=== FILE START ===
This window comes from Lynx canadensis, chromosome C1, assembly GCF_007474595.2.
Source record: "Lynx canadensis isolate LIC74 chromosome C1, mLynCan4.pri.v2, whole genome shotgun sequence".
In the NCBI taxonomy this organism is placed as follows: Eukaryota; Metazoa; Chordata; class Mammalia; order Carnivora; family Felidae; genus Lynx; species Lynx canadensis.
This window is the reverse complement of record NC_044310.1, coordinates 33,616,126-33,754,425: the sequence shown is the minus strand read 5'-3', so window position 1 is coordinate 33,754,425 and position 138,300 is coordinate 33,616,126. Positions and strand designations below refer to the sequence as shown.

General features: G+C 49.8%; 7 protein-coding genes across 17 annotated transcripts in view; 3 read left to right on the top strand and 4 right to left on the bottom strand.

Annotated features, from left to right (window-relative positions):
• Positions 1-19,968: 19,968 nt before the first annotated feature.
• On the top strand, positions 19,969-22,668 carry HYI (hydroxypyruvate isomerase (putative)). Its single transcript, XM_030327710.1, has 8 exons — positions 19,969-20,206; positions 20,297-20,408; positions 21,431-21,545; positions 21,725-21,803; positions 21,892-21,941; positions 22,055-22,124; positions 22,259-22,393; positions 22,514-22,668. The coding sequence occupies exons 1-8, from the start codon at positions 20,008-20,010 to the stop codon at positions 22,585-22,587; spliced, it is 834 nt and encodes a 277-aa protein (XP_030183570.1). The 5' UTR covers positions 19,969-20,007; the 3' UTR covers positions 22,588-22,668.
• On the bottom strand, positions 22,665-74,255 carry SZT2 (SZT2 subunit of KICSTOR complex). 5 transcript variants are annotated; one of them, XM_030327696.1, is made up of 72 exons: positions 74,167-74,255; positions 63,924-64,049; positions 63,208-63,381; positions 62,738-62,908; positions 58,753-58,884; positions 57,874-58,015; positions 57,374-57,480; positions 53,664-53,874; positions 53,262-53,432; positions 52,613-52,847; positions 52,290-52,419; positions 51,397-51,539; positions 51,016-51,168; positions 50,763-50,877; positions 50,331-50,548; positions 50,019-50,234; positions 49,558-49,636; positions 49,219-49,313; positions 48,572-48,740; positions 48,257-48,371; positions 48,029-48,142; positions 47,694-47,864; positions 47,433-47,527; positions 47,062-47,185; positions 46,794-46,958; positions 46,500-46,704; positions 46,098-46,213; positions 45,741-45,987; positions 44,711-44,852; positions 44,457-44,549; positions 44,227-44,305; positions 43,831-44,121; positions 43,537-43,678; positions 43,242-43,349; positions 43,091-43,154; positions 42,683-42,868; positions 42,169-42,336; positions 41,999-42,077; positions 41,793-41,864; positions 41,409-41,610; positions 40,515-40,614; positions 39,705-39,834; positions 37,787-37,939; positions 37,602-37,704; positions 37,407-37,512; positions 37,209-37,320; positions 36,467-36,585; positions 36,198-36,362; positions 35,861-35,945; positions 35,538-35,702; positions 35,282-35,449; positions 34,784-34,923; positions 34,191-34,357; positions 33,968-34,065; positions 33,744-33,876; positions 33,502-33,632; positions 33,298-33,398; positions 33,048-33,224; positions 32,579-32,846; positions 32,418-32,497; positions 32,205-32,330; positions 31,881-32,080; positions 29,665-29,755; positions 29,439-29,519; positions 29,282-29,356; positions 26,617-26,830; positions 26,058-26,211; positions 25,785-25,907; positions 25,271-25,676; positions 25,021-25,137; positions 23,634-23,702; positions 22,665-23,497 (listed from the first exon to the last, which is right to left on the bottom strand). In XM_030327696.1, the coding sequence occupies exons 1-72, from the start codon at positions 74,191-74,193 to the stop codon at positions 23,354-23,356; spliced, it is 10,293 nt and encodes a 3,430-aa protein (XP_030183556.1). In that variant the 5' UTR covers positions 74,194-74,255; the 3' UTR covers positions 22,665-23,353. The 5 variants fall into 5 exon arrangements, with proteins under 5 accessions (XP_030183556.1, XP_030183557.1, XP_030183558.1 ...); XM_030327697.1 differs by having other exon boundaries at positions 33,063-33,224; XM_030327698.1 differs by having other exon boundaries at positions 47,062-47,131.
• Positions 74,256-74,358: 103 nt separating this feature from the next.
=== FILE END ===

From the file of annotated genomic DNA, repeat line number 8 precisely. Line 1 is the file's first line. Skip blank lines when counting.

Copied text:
• On the top strand, positions 19,969-22,668 carry HYI (hydroxypyruvate isomerase (putative)). Its single transcript, XM_030327710.1, has 8 exons — positions 19,969-20,206; positions 20,297-20,408; positions 21,431-21,545; positions 21,725-21,803; positions 21,892-21,941; positions 22,055-22,124; positions 22,259-22,393; positions 22,514-22,668. The coding sequence occupies exons 1-8, from the start codon at positions 20,008-20,010 to the stop codon at positions 22,585-22,587; spliced, it is 834 nt and encodes a 277-aa protein (XP_030183570.1). The 5' UTR covers positions 19,969-20,007; the 3' UTR covers positions 22,588-22,668.